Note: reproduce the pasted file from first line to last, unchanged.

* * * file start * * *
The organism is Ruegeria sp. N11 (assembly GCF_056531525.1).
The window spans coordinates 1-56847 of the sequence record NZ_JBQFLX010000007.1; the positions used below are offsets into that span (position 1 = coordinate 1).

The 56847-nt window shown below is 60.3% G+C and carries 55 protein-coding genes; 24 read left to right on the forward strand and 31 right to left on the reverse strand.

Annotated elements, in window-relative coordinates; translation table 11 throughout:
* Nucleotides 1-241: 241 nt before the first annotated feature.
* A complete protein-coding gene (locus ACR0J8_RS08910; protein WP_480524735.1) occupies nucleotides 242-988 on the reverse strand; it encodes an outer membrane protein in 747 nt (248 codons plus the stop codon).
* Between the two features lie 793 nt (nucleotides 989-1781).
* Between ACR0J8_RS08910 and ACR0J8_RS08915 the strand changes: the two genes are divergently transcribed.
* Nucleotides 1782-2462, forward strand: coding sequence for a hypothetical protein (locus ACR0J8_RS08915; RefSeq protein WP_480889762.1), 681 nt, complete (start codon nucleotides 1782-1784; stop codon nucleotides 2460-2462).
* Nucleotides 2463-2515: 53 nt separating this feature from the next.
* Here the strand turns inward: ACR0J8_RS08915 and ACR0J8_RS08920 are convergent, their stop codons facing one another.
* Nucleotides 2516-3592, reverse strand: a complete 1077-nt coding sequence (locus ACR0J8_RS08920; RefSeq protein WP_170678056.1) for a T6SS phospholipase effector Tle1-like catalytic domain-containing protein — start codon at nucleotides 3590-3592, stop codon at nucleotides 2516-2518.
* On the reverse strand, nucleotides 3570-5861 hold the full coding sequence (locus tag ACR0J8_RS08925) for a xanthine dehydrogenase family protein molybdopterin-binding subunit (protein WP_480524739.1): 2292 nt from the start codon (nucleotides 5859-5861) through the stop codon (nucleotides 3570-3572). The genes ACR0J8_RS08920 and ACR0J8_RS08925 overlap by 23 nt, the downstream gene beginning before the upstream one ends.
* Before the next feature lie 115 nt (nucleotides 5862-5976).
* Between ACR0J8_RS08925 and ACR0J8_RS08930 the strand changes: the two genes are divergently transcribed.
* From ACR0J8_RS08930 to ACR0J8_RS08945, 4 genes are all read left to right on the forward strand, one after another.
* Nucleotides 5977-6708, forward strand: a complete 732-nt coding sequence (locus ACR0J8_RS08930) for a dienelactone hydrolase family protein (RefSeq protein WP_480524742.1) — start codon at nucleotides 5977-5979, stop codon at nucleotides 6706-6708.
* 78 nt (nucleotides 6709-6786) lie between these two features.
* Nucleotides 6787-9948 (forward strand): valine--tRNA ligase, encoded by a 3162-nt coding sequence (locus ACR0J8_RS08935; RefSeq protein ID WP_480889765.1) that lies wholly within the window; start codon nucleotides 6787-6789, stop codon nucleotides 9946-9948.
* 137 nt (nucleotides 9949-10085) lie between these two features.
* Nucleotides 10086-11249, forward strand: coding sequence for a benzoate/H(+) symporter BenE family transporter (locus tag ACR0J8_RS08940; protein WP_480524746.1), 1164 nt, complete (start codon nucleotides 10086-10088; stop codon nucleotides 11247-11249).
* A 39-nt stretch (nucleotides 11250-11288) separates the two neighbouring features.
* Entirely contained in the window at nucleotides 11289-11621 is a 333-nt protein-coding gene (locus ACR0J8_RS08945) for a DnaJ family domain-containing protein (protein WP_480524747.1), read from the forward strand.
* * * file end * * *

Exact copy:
The organism is Ruegeria sp. N11 (assembly GCF_056531525.1).
The window spans coordinates 1-56847 of the sequence record NZ_JBQFLX010000007.1; the positions used below are offsets into that span (position 1 = coordinate 1).

The 56847-nt window shown below is 60.3% G+C and carries 55 protein-coding genes; 24 read left to right on the forward strand and 31 right to left on the reverse strand.

Annotated elements, in window-relative coordinates; translation table 11 throughout:
* Nucleotides 1-241: 241 nt before the first annotated feature.
* A complete protein-coding gene (locus ACR0J8_RS08910; protein WP_480524735.1) occupies nucleotides 242-988 on the reverse strand; it encodes an outer membrane protein in 747 nt (248 codons plus the stop codon).
* Between the two features lie 793 nt (nucleotides 989-1781).
* Between ACR0J8_RS08910 and ACR0J8_RS08915 the strand changes: the two genes are divergently transcribed.
* Nucleotides 1782-2462, forward strand: coding sequence for a hypothetical protein (locus ACR0J8_RS08915; RefSeq protein WP_480889762.1), 681 nt, complete (start codon nucleotides 1782-1784; stop codon nucleotides 2460-2462).
* Nucleotides 2463-2515: 53 nt separating this feature from the next.
* Here the strand turns inward: ACR0J8_RS08915 and ACR0J8_RS08920 are convergent, their stop codons facing one another.
* Nucleotides 2516-3592, reverse strand: a complete 1077-nt coding sequence (locus ACR0J8_RS08920; RefSeq protein WP_170678056.1) for a T6SS phospholipase effector Tle1-like catalytic domain-containing protein — start codon at nucleotides 3590-3592, stop codon at nucleotides 2516-2518.
* On the reverse strand, nucleotides 3570-5861 hold the full coding sequence (locus tag ACR0J8_RS08925) for a xanthine dehydrogenase family protein molybdopterin-binding subunit (protein WP_480524739.1): 2292 nt from the start codon (nucleotides 5859-5861) through the stop codon (nucleotides 3570-3572). The genes ACR0J8_RS08920 and ACR0J8_RS08925 overlap by 23 nt, the downstream gene beginning before the upstream one ends.
* Before the next feature lie 115 nt (nucleotides 5862-5976).
* Between ACR0J8_RS08925 and ACR0J8_RS08930 the strand changes: the two genes are divergently transcribed.
* From ACR0J8_RS08930 to ACR0J8_RS08945, 4 genes are all read left to right on the forward strand, one after another.
* Nucleotides 5977-6708, forward strand: a complete 732-nt coding sequence (locus ACR0J8_RS08930) for a dienelactone hydrolase family protein (RefSeq protein WP_480524742.1) — start codon at nucleotides 5977-5979, stop codon at nucleotides 6706-6708.
* 78 nt (nucleotides 6709-6786) lie between these two features.
* Nucleotides 6787-9948 (forward strand): valine--tRNA ligase, encoded by a 3162-nt coding sequence (locus ACR0J8_RS08935; RefSeq protein ID WP_480889765.1) that lies wholly within the window; start codon nucleotides 6787-6789, stop codon nucleotides 9946-9948.
* 137 nt (nucleotides 9949-10085) lie between these two features.
* Nucleotides 10086-11249, forward strand: coding sequence for a benzoate/H(+) symporter BenE family transporter (locus tag ACR0J8_RS08940; protein WP_480524746.1), 1164 nt, complete (start codon nucleotides 10086-10088; stop codon nucleotides 11247-11249).
* A 39-nt stretch (nucleotides 11250-11288) separates the two neighbouring features.
* Entirely contained in the window at nucleotides 11289-11621 is a 333-nt protein-coding gene (locus ACR0J8_RS08945) for a DnaJ family domain-containing protein (protein WP_480524747.1), read from the forward strand.